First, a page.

Pat Gunn (dachte) wrote,
Pat Gunn

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Redemption by Phrase

I've been chewing on that age-old hypothetical - given the chance to meet an earlier version of oneself, and given the desire to inject one's personal changes from the present into their worldview, how would one phrase these intuitions/ideas/organising principles for most rapid adoption? We could imagine going with this in versions where the past self either does or does not recognise the future self, and possibly also is or is not willing to accept these "updates" - these variations shape the challenge in interesting ways. Is this just a special case of the general issue of communicating with other people? I'm certain that I'd approach the problem of talking with other versions of me rather differently than a theoretical average person, and certainly with more gusto because I'm certain the other me has the capability (and possibly the interest) to understand what I'd be willing to talk about (although this only goes back so far), but in theory, a good communicator who has an interest in communication (the word communication may be too weak here - "deep exchange"?) with someone else who happens to know them decently well might approach some other person in a way similar to someone who does not recognise the self in them and is fairly neutral with regards to idea hostility/friendliness. ... there may be another nuance though - when people talk, they often have "modes of conversation" - in one, people like to put forth finished ideas for approval/dissection, another: put forth ideas they've been kicking around, with various flavours between. Sometimes people like to put forth faintly (or strongly) ridiculous ideas in order to get a rise out of the other person's reaction, or to see how far the jest can run, or because they like being told that (and how) they're ridiculous every so often. It might be seen as rude to adopt a mode where one has an idea that the other person is strongly supposed to adopt without too much question, which might be less inappropriate in a self-to-futureself conversation (this idea is so foreign to many people that they're too surprised or polite to react accordingly, and so evangelists and car salesmen can push them around). On the other hand, there are approaches like telling stories or having Zen moments where planting a few seeds in the mind presumably would result in rapid change (assuming they're remembered and possibly taken seriously). It's tempting to think that in a short, carefully-tailored paragraph, a person's weltanschauung could be reworked substantially - I wonder how possible that is. There are a few phrases that seem, when said in the right situation, like they could result in rapid change in a person's mental state, things like "I love you" and "I hate you" can be powerful stuff, at least when they convey new emotion and new information. Are there more subtle phrases? Is that what rhetoric and catchphrases try to be?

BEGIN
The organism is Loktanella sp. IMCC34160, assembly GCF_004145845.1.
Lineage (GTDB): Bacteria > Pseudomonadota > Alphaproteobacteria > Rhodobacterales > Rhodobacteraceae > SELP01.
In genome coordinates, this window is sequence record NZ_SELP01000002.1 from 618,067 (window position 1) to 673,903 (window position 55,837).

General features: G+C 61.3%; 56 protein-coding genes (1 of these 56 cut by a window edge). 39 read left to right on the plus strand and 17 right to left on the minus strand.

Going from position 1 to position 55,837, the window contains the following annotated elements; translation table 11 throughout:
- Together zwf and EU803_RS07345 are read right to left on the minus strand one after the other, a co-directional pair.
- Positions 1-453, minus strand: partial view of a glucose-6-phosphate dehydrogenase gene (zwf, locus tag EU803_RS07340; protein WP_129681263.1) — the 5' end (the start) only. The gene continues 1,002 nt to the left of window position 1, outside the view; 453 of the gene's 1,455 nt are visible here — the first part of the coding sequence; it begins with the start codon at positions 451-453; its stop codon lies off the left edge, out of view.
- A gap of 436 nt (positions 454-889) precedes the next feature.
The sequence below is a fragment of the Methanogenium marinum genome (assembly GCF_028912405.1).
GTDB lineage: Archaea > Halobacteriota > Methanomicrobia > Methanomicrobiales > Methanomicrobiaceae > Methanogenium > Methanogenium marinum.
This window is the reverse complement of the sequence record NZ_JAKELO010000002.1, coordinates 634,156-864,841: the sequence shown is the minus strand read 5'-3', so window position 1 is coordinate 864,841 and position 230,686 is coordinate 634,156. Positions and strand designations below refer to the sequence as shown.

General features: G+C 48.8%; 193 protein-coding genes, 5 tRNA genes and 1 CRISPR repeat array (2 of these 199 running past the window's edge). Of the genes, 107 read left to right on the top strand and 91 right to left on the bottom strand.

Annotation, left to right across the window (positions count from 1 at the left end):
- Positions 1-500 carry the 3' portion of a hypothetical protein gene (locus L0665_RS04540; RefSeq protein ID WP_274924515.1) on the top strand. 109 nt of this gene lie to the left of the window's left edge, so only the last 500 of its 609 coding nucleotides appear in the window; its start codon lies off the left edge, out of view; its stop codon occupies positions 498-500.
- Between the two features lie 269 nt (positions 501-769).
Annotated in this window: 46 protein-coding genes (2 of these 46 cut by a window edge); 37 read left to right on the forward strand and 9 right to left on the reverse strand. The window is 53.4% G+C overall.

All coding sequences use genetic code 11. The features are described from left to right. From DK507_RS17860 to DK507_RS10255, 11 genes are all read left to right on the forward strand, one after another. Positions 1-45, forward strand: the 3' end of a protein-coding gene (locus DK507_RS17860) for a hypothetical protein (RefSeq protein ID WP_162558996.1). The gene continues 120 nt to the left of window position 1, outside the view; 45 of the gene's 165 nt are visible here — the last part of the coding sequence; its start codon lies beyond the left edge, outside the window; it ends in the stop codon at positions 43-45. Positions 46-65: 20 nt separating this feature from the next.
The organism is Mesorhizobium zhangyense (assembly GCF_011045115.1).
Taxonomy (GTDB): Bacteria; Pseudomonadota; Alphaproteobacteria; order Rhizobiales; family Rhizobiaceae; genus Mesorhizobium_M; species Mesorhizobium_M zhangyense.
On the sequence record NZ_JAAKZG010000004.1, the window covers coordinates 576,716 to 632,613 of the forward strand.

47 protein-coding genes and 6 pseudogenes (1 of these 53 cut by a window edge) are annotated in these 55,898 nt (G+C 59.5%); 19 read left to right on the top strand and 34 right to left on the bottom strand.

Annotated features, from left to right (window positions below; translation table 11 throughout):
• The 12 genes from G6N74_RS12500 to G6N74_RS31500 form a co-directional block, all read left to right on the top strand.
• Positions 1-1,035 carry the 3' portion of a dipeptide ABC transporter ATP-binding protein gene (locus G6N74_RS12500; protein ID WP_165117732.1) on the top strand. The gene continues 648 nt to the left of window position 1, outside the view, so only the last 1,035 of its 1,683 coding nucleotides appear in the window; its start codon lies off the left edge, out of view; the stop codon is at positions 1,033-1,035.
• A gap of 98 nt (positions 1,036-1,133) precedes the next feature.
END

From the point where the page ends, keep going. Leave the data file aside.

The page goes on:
I had something else that I wanted to talk about, but it slipped my mind..

I've been thinking a bit about zombie films as being romantic escapism - that while they're indeed horror, people like them at least partly because they have a desire for the closeness of the people in the films and the "primal" emotions that come out. Like several other film genres, they're a rebellion against the ordinary, crowded, nonpersonal life that large portions of our society live...

I remembered the book I mentioned in my last post - it's Eric Idle's Road to Mars.



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